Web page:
MAY 24, 1894. WORLD'S FAIR ART PORTFOLIO COUPON. 6 oouponi of different date* and 10 nnte ( secures the current number of lit Portfo)- , In. See advertisement. VOL. XIX. LOGANSPORT, INDIANA. THURSDAY MORNING, MAY 24 1894. NO. On tomorrow, Friday morning, we will again offer to the Patrons of The Bee Hive Two solid cases of beautiful Printed Organdies TEST OF STRENGTH. Every yard well worth 25c. Our price but 91 c per yard This will positively be the last lot offered at this unprecedented low price. With this fine bargain, we shall also offer a lot of fine hand run Fedora Laces In white, cream, ecru and mode, to trim up these beautiful Organdies. Although our prices for these fine laces will be only 7c, 8 l-2e, lOc. 12 l-2c and 15c For the various widths, they are worth twice this price. Be on hand promptly on Friday morning for, although there will be 5,000 yards of -these Organdies, we don't believe there will be a piece left over night. Just ask the ladies who secured the 3,000 yards last Saturday. We also show a new line of Ladies' Wrappers New Parasols and Sun Umbrellas, Silk Belts, Silver Belt Buckles, cream and red Silk Mitts and a thousand other novelties of the season, all under price. Senator Teller Moves to Lay the Tariff Bill on the Table. His Motion Merely a Feeler—It Is Defeated— House Favors Abolition of Civil Service Commission. 409-411 Broadway. NOTES OF THE DAY. Two deputy sheriffs wounded in a flght with the Dalton gang at Yukon, 0. T., have since died. Herman Sieger, aged 28, a farmer of Waverly, la., was cleaning a well •when it caved in, killing him. ••In the republican congressional contention at Olathe, Kan., 578 ballots •have been taken without result. Illinois mine owners will try to settle the strike by offering to advance 'the wage scale In the southern and central districts. Col. E. B. Haskell, one of the proprietors of the Boston Herald, sustains a loss of 840,000 by fire on his homo at Auburndalc, Mass. The American Baptist Educational •oeietymet at Saratoga, N. Y. The report of the executive board showed phenomenal growth. John Schindler, of San Francisco, •opposed to be dead thirty-five years, returned to St. Joseph, Mo,, and claimed a fortune left by his father. At La Salle, 111., 1,000 strikers attacked men who were cleaning up entries in the mines of the Union Coal company. Further trouble is feared. By a vote of 487 to 110 the general MMmbly of the Presbyterian church adopted the report recommending direct control of the theological seminaries. Miss Abbie Gannett, of Minneapolis, was awarded a -verdict against the "Soo" railroad for 87,500 damages .for injuries received in jumping from a burning bleeping car. Secretary Hoke Smith has requested the war department that troops in New Mexico be directed to arrest Navajo Indians who are off their reservation committing depredations on I aettlers. HE WINS BY DEFEAT. .';•• P«fl»r Now a Stronf CundldaU for President. P-iWi. May 23.—Corrected figures of <' the division in the chamber of deputies v Tuesday on the premier's motion t: for the adoption of the order of ::•• .'the day pure »nd simple on the ^question as to whether the minister •frof public work* had authority to 'Aallow the employes of the atate rail- iJTOKU to attend the fourth annual n*- -tlowdoonjrr.mof th«E»ilrc*d Work- JwUiMton, wWck opwwd • Terr slim attendance, show that the pro- .mler's demand was defeated by a voto of 251 to 317 instead of 275 to 225 as at first announced. The belief is expressed in the best informed circles that Premier Casimor-Perler, aware of the attacks to which he was exposed as a reputed candidate for the presidency in opposition to President Carnot, skillfully courted and accepted a defeat' which has made him a much stronger man than ever in the presidential race. Tho newspapers anticipate that M. Bourgeois, ex-minister of the interior, will be summoned to form a cabinet. __ _ _ Women After nrecklnrldge. LEXINGTON,' Ivy., May as.— At a meeting of the Confederate Veterans' association and its auxiliary, to arrange for decorating confederate graves May 20, a sensation was created. Mrs. M. A. Harrison, mul wives of otheroleading citizens, naitl they would not place a flower on the grave of a single confed- ate unless tho association expelled Col Breckinridgo. The meeting adjourned in confusion. Plotted to Steal »100,OOQ. ST. Louis, May 33,— If Dr. J. B. . Breeding, who is under arrest in San Antonio, Tex., had succeeded in his scheme for swindling the Wells-Fargo Express company, he would now be ibU way to Europe with over $100,0<) in his pocket. He was so confident of success that he purchased steamboat tickets for himself and wife, and had secured from Secretary Greaham foreign passports. Frye Enters Clncftinfttl. CINCINNATI, May 28.— After all the efforts of the police to hold Frye's industrial army outside the city the latter made its triumphant entrance into the city Tuesday and pitched its tent on Hulbert place, adjoining the baseball park. The cooperation of labor' organizations prevented the authorities from keeping the industrials out. Now the situation is regarded more Berious than ever. There -were some recruits Tuesday, so that the army numbers about 400. to Deatu. Tol.ico, O., May 98.— Mrs. Sarah Amabaugh, aged 68, of Wert Unity, p., was burned to death by her clothe* ig- Biting from ft nifttoh. 8h* irM U(b> WILL CONTINUE TUB DISCUSSION. WAHUI.NOTO.N. Ma£ 28.—Senator Teller (rep., Col.) iu the senate moved to lay the 'tariff bill on the table, the motion \viis made to test the sense of the democratic majority and to see if the bill was to be the bill which the democratic party intended to pass. Senators Hill, Irby and Kyle voted against the motion. The motion was defeated by a strict party. vote—!i8 yeas to 88 uays. \Vur on tho CommlMlon. WASHINGTON, Muy 2S.—The question of civil service reform was given full sway in the house Tuesday, the occasion being the amendment to strike out the paragraph in the legislative appropriation bill providing for the civil service commission. Mr, Pendleton (dera., W. Va.) claimed that the civil service commission was established for the purpose of keeping- republicans in office, while tho republicans defended the present administration of the civil service laws. Several democrats opposed the amendment virtually abolishing tho Commission, but it was adopted by nearly a strict party vote. Among the democrats who voted with the republicans in favor of tho civil service comuiission^were Wilson, Tracey, linndrix, Dockery, Warner, Springer, Sayers, Grain, Martin, Kilgore, Livingston, DeForest^ Everett. The vote on division was 90 to 61. There were cries of nu quorum and demands for tellers were made, the vote by tellers being 109 to 71. Mr. Dingley gave noti»e that he would demand the yeas and aays in the house. It being then after 5 o'clock the committee rose and the house at 5:40 p. m. adjourned. Out of Order. WASHINGTON, May 28.—The house, after the morning hour had expired, ag%in took up the legislative appropriation bill. Mr. De Armond's amendment to strike out the appropriation for the civil service commission and authorize appointments by the heads of departments, in numbers proportioned to the several states anil territories, appointees to be selected in accordance with regulations established by the states and territories, was ruled out on a point of order. Mr. Alderson (dem., W. Va.) offered an amendment repealing the civil service law and acts amendatory thereof, which the chairman, Mr. Richardson (dem., Tenn.) also ruled out of order. The paragraph of the bill transferring the control of the civil service commission to clerks detailed for duty therein went out on a conceded point of order that it was new legislation. A motion to strike out the paragraph appropriating 1 $0,000 for traveling and other expenses of the commission was lost—54 to 40. This closed the consideration of the civil service schedule, the net result being that the last paragraph only remains in the bill. Appropriations amounting to $30,340 for the salaries of the commissioners and their clerks wcre- strlcken out, but their traveling expenses were provided for. Notice was given that a separate vote would bo asked on the matter when the bill was reported by the committee of the whole to the house. Against Freo Ore. WASHINGTON, May 23.—The senate disposed of seven paragraphs of tho metal schedule Tuesday after eight hours of debate. The rates fixed were as follows: Iron ore, 40 cents per ton; pig Iron, scrap iron, etc., $4 per ton; round Irou la coils, 8-10 cone per pound; slabs, blooms, less flnlKh than bars, % cent per pound; charcoal blooms, $12 por ton; beams, girders and other structural Iron or steel, 0-10 of n cent per pound; boiler pluto, from 6-10 to 25 per cent, ad valorem; forglngs of Iron or Hteol, 1H cents; hoop or band Iron or steel (cotton ties), 80 per cunt, ad valorem. These rates were embodied in an amendment introduced by Senator Jones, and are practically a substitution of the clause in the McKinley bill. When the vote was taken, however, seven democrats and two populists refused to support the Jones substitute—namely: Allen, Berry, Blackburn, Jarvis, Kyle, Mills, Pasco, Lindsay and Peffer. To Elect Senators by Direct Voto. WASHINGTON, May 28.—The house committee on the election of the president and vice president has voted to make a favorable report on the bill of Representative Tucker, of Virginia, providing for the election of United States senators by a direct voto of the people. The report was agreed upon by a nearly unanimous vote., Would Let HnwaU Alone.. WASHINGTON, May 23.—In the senate'' Senator Kyle (pop., of South':' Dakota) introduced a resolution, which, went over, declaring it the sense of the senate that the United States should not use force for the purpose of restoring toi the throne the deposed queen of the Sandwich islands or of destroying the e xiitinff government; that the prori" go»«rnm*nt hayioy 1?een duly " ^ L require that it shall pursue its own line of policy, and that foreign intervention in the political affairs of these islands would be regarded as an act unfriendly^to the government of the United States. NAMED THEIR TICKET. rennaylvttulu Republicans Nomiunto Gun. llntttliiKS for Governor. HAnitlsnujtO, Pa., May 3:1.—The biff- g-est crowd seen at a Mate convention for years packed the big ope».i house when the convention to nominate the candidate of tho republican party for governor, lieutenant governor, auditor general, secretary of state and two congressmen at large \vas called to order. Gen. Daniel II. Hastings, of Center county, who wus in command at Johnstown at the time of the great flood, was nominated for governor, and ex-Senator Walter S. Lyon, of Alleghafiy county, for lieutenant provernor. The restof the state ticket was made up as follows; Auditor general, Amos M'ylin, of Lancaster; secretary of internal affairs, James W. Latta, of Philadelphia; cong-ressmen-nt-large, Galusha A. Grow, of Susquehanna, and George 1<'. Huff, Westmoreland. Following 1 if, a synopsis of the platform adopted: It repeats tho principles of finance adopted at tho last state convention mul openly declares for bimetallism, favoring tho expansion of circulating inudhim till the saaio sliall amount u> iMO per capita. The dorumunt iilso approves tho proposition to Issue bank notes to the par .value of bonds deposited as security. Tho democratic conBreiw, Is denounced for lt« efforts to reduce tho tariff and iti declared responsible for the present ilnanclal depression. Tho senators and concrefamen from Pennsylvania are commended for opposing the tariff bill. The platform deplores the government's action with regard to Hawaii. It demands legislation uKittnst pauper or criminal ImmfKratlon and a further change In the naturalization system such as will deny the rights of American citizenship to anarchists and to all other persons hostile to this tfovern- ment and to that liberty of Jaw upon which It Is based. TO SET HIM FREE. A Man Supposed to Have Been Murdered Turns Upi Trying to Secure. Liberty for a Man Convicted of His Murder and Now Serving a Life Sentence. WITHIN OUK BORDEE& WON'T GO HOME. A Mining Young M»n, Found Down South, Refuses to Koturn. NASHVILLK, Tenn., May 23.—Young Joseph H. Parks, the wandering son of a Detroit millionaire, spent the night in jail at Meridian, Miss. 'Parks left Brooklyn, N. Y., where he was in charge of an eastern agency for his father's firm, because, it is said, his fa- their reJused^^i^.jj.ssent .to the young 1 ''rnanV" 'marriage "with » jrirl.who was considered below him socially. He has been traveling as a tramp. lie went from Eutaw, Ala., to Meridian on the truck of a freight car, and was arrested while asleep in a railroad yard. His father had detectives on bin trade and sent out circulars describing him. He says he will not go home. Trouble at Spring Valley. Srnixo VAI.LKY, 111., May 23.—About 200 striking coal miners marched to the works near here and drove the men from the mines. They met with resistance and a battle with clubs and stones ensued. The strkers banked the fires and nailed up the entrances to the mines. A force of fifty deputies charged on the strikers and captured one of the ringleaders. The mob followed the deputies to the jail and, after breaking down the doors, liberated their fellow striker. It is feared further trouble will take place, as both parties are in an ugly mood. Ex-Slave Found* a Scholarship. CAMBRIDGB, Mass,, May 28. — The most noteworthy scholarship in the United States, and the only instance where a former slave has endowed a university, Is the $5,000 bequest of Harriet Hayden, a colored woman and former slave, to Harvard university to found a scholarship for poor and deserving colored students. Harriet was the widow of old Lewis Hayden, who during the war was a confidential adviser of Gov. Andrew, of Massachusetts. ; . Coreans Kill Their Governor. VANCOUVER, B. C., May 28.—Advices received by the Empress of India state that at Tsing-la-tao 3,000 Coreans, dissatisfied with the government, assailed the government quarters, wrecked the buildings and murdered the governor and forty clerks belonging to the various departments. The rioters then invaded the town of Seoul, where they were met by 1,000 Chinese •soldiers and checked after 100 of their number had been killed. Her Ejr»» Pulled Ont. VANCOUVER, B. C., May 23.—Oriental advices say that anti-foreign feeling in Japan has reached a horrible climax at Yonewaja. Miss Imhoff, a teacher in the Anglo-Japanese school at that place, went into a temple devoted to the god Useyngi and preached against idol worship. She indulged in such bitter language that when she went out a mob chased her and stoned her, and ended by pulling out her eyes. lUIleil l>y ft'uycione. M'KixsET, Tex., May as.—A cyclone struck MeKinney at f a. m. three houses were demolished, trees uprooted, fences, signs and awnings were wrecked. Lightning struck three bouses and'killed one man. Tho itorm caused great damage to crops. if CloW Call for an Aeronaut. ''-''&DKU, HI., May 28.-A balloon in jrhich Miss Josephine Baraboo mada »n*Mo«niion here,' bunt at a height of k, »ndi the p*r»ohute refusing- to JUSTICE MAK.K.S A SAD EllROK. MUSCIK, Ind., May 23.—A story which shows the unreliability of circumstantial evidence when it is the sole proof of crime camo to lifrht here Tuesday. A man giving the name of John Crow, supposed to have been murdered nine years ago near Big Rapids, Mich., by his brother-in-Jaw, John Vanncman, left here Tuesday for the Michigan state prison at Jacksou to obtain the release of Vanneman, who is now servine a life term there for the supposed murder. The facts in the case, as told by Crow in the depot while he wns awaiting-the train for Jackson, are as follows: To Bet Him Fr<w. "I am Kolntf to free a man who has been in the peniteiidnry nine years and Is innocent. I am supposed to be deud. In the eyes of tho luw I was murdered nine years nifo tills month near 13lK Kapfdfi, Mich., and now a man named John Vanneman, my brother-in-law, is serving a life sentence In the Michigan state penitentiary for tlio supposed crime, Sineo that time I have not been uwaro that anything was wrong until a few days ano, when I picked up a Detroit paper and read an article about an attempt being made to secure the pardon of John Vanneman, who is in the penitentiary on the charge of murdering me, £ Separated at^^E Rapids. "To make the story f^rre clear In your mind, T will commence at thoTieglnnlng. On May 28, 18S5, I loft my home at Van Wcrt, O., and started for the Michigan lumber camps, where I thought I could Ket work. My brother-in-law, who had coma from MccoHta 'County. Michigan, a short time before, decided to BO with ma and went as far as Big Rapids. We had no money and were -bumming' our way through. I had «ado the acquaintance of two other men who were going further north. I tried to persuade my brother-in-law to accompany us, but he a*ld no; he would return to Vun Wert, get bis children, and go to Iowa. "Wo then continued our trip, leaving John In Big Rajjlds. We went to northern Michigan and crossed over Into Canada, where I lost track of my. comp»nionii. I have knocked around considerably since then, staying out west until last mummer when I came east to the world's fair. I lived In Chicago about six months ago and have Hlnee been looted In Terre Haute, Ind.Iwvs In Muncle after leaving Chicago, but went to Terre Haute, returning here Sunday, May IS, Foundation for Conviction. "Last Wednesday, while at my boardinghouse, I read the article I mentioned. It completely unnerved me, and I have been almost unlit for work ever since. Last night I got my wages, and now I Intend to free the man. The paper stated that the skeleton of-a man had been found near Big Rapids, alongside the tracks of the Chicago & Welt Michigan railway, tbe same road I left on from Big Rapids, and when It was learned I was missing the authorities supposed It was my skeleton. It was found In July, 18811, about a mouth after I was there. It was known that Vanneman loft Van Wert with me and he was at once accused of my murder. He had gone to Iowa and was taken to MecoKta county, Michigan, where he was tried and found guilty In the following October. The Judge sentenced him to life Imprisonment in the Michigan state prison at hard labor, and I suppose he Is still there serving time, although an Innocent man." Confirmed from" Jackdon. "~ JACKSON, May 28.—John Vanneman is serving a life sentence in the state penitentiary here for murder in the first degree. He was sent from Mecosta county March 11. 1886, for murdering John Crow, his brother-in-law, who disappeared mysteriously and was supposed to have been murdered. A body was found near Big Rapids which answered the description of the missing man and Vanneman was arrested for the crime. Tho evidence against him was purely circumstantial. Mrs. Crow, the mother of the missing man, identified the clothing found on the dead man as that of'her son. Another witness identified Crow's skull, C. P. Idema, of Grand Rapids, swore that Vanneman had pawned a watch and a revolver belonging to Crow at his store the Sunday after the murder for eight dollars. The arrest was made in September, 1885, and the trial was concluded in the spring following. Attorney D. P. Glidden, who now resides in Detroit, was then practicing in Big Rapids, and was appointed by "the court to defend Vanneraan, He fought vigorously for an acquittal, and introduced eipert testimony to prove that a body could not decay so thoroughly as the supposed Crow's had in thirty- eight days, the time supposed to have elapsed between the murder and the finding of the skeleton, but public sentiment was strongly against Vanneman, and the trial ended in a conviction. Judge Puller then sentenced the defendant to life imprisonment in the state prison at hard labor. Vanneman was seen at the prison Tuesday evening. He said: 'I hope to be let out of this gloomy place in a short time. John Crow is alive and well. He will come here in flesh and blood and .prove my innocence. Every day I expect him. No; I never killed John. God knows I never did." Here the convict broke down and sobbed convulsively, Vannema.ii. is employed on the wagon contract and. is considered an exemplary convict. "He's a good man," said Chaplain Hickox, "and minds his business strictly." Information of Especial Interest to Indlanlans, ItoforK- to Quit Office. LA POKTE, Jnd., May 23.—A peculiar political tangle has arisen here. At the recent city election the republican ticket was elected for the first time in twenty years. The state election law requires officers-elect to qualify within five days after their election, and upon failure to do so they shall be subject to, a fine of S10, and the act taken as an indication that they do not want the office. Mayor-elect Carson, Treasurer-elect Peterson and Water Trustee- elect Brooks failed to qualify within the time limit, and democrats now claim they are ineligible and that the old democratic ofiicials will hold office by virtun of the clause in th« law which sa.ys old officials shall remain in offioc until their successor* are elected and qualify. The best lawyers in La Porte have been consulted but they cannot atrree. The majority hold that the will of the people cannot be thwarted by le^al technicalities. The matter will probably be referred to the attorney general. Meantime the democrats are holding- trf^MKVs. Polf« Threulcn to Dfntroy Machine*. SOUTH REND, Ind., May 28.—The entrance to the city hall guarded by police, the council in extraordinary session and several hundred unemployed men on the streets in a body were) scenes enacted here. Early Tuesday forenoon fifty Poles congregated at the city fountain and publicly dit- cussed their grievances, which seemed to be the effect of an excavating ma* chine used on a bier sewer contract which takes the place of fifty men. Citizens succeeded in pacifying the> crowd, but only for a while. In th« afternoon 150 men gathered and marched to the central police station. While the men were comparar lively quiet they made threats to de» . stroy the machine unless the contractors or some one took action. Mayor Lccper called a special meeting of the , council, but no action was taken beyond referring the matter to a committee. Six Month* for Ul(amy. IxDUNAPor.ia, Ind., May 38. —Th«, Willett'B Point (N. Y.) elopers were brought in to court Tuesday and pleaded guilty. Matthews, who eloped with Mr*. Denison, was sentenced to six month** imprisonment for bigamy. The woman was discharged. Mrs. Matthew*, who arrived from Willett's Point Monday night, was in court, and the scene between the two women was quite pathetic. Mrs. Denison cried bitterlj. and begged piteously for the pardon of Mrs. Matthews for eloping with her husband, which the latter granted. Switchmen's Mutual Aid Association. EVANSVILLK, Ind., May 23. — Th« grand lodge of the Switchmen's Mutual Aid association spent Tuesday in passing upon claims for disability amounting to 875,000. The constitution as revised was finally adopted, making it obligatory on members to take out insurance in one of two classes, the first class being for 51,000 and the second class for $500. Married Many Couples. KOKOMO, Ind., May 28.—This city il the home of a preacher who easily holds the championship of the state, if not the nation, in the number of mavr- riag-cs solemnized. This famous preacher, Rev, Hayden Ray burn, is S3 years of age, and during his sixty years in the ministry has united 1,900 couples, as is shown by a carefully kept record of the transactions. Elected Ormnd MMt«. _ Ind., May-28.—Frank B. G*T*n was elected grand master of " ', lodge of Indian* ntMoni •• ii _^thii ' "-*- J "~ The Populist Convention. INDIANAPOLIS. Ind., May 23.—Th« state nominating convention of the populist party will be held here on Thursday and delegates and visitor* are beginning to arrive. A park north of the city has been secured and hundreds of populist voters with their families are expected to go into camp upon the grounds, making the occasion a picnic. Charged with Fraud. COESSK, Ind., May 23.—J. E. Brito- weiser, school teacher here, is charged. with embezzling money from a sewinjr machine company and from the school library fund. Fatally jUtanltod. VINCKNNKS, Ind,, May 28.—Reuben Crow was fatally assaulted in a saloon row in this city by Tom and Ben Bu>- ler, who fled. Death of a Crimean Veteran. CLINTON. Ind., May as.—John Smller, a veteran of the Crimean war, died at Mecca Monday night. Ohio Pjthlam In SeMlon. SPBTSOFIBLD, 0., May 23:—Theoonwr stone of the first Pythian home in th* world was laid here Tuesday afternoon. The grand lodge Knight* of Pythias of Ohio met here in twenty*fifth annual session. Reports thow over 50,000 members in tbe state toft $1,000,000 worth of property. Ftvii Thousand CoxcjrltM. WASHINGTON, M»y 28.—Represent*. tire Davis (Kan.) has made a c»r*f*| estimate of the different .bands «< Coxeyltos on the trtvy to WMhinjrtas* and claims that then art 5,000 tramping or ridtag on rowed tAtn. tomrd th. iMffltoL'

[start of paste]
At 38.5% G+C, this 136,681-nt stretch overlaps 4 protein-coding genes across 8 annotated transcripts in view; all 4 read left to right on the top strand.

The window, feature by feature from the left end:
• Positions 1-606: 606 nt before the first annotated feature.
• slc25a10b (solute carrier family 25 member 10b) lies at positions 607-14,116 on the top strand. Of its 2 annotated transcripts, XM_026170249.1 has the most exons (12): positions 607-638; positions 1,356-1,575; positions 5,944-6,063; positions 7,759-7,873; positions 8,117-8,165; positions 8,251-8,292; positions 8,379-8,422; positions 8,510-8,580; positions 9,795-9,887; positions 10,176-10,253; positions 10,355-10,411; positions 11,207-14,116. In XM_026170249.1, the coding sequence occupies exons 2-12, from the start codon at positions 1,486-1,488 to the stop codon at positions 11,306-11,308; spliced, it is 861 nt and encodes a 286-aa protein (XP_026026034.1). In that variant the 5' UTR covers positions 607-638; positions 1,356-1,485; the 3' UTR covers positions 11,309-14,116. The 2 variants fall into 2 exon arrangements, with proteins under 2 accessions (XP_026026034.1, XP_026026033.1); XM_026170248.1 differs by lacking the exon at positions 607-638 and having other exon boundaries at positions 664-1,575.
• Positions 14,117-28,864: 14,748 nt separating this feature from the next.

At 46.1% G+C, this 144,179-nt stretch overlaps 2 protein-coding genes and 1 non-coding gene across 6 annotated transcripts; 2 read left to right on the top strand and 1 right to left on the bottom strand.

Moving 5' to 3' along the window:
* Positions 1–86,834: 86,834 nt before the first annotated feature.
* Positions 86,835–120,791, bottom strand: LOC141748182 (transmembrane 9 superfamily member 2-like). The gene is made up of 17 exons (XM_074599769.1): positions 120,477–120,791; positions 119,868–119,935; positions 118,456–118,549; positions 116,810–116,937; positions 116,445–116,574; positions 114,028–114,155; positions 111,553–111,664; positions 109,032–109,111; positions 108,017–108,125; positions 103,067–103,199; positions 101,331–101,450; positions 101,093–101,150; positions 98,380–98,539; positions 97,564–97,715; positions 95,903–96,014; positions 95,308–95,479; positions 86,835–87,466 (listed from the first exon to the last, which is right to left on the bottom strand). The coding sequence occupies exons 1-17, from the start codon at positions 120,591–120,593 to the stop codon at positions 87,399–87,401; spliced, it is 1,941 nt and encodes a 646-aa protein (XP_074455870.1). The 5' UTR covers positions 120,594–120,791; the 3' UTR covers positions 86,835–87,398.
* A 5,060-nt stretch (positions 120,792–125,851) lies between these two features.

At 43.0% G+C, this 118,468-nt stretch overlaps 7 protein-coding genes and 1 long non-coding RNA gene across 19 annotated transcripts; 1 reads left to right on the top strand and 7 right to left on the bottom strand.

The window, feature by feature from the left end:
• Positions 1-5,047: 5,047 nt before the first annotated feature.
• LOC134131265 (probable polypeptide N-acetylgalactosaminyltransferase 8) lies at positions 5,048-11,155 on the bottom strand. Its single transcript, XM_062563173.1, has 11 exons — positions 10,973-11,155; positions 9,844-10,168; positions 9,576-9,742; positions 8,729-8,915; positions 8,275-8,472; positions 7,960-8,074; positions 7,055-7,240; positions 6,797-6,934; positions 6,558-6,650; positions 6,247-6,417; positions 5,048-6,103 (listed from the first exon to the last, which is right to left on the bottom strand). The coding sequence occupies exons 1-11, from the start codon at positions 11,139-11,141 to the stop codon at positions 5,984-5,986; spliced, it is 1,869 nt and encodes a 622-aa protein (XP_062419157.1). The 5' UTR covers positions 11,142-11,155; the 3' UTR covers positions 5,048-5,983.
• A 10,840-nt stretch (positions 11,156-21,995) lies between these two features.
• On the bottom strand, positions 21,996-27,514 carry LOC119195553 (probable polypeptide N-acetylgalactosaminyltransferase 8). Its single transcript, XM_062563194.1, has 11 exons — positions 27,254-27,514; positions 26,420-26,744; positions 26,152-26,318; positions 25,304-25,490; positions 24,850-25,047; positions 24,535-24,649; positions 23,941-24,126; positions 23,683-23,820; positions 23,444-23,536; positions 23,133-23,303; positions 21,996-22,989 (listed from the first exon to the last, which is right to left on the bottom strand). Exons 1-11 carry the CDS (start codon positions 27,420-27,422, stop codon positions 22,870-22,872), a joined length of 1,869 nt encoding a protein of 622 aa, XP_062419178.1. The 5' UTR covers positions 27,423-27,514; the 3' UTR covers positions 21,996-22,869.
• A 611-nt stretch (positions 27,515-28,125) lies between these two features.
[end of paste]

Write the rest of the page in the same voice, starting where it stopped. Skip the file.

What members have found on this page

Get access to Newspapers.com

  • The largest online newspaper archive
  • 11,100+ newspapers from the 1700s–2000s
  • Millions of additional pages added every month

Try it free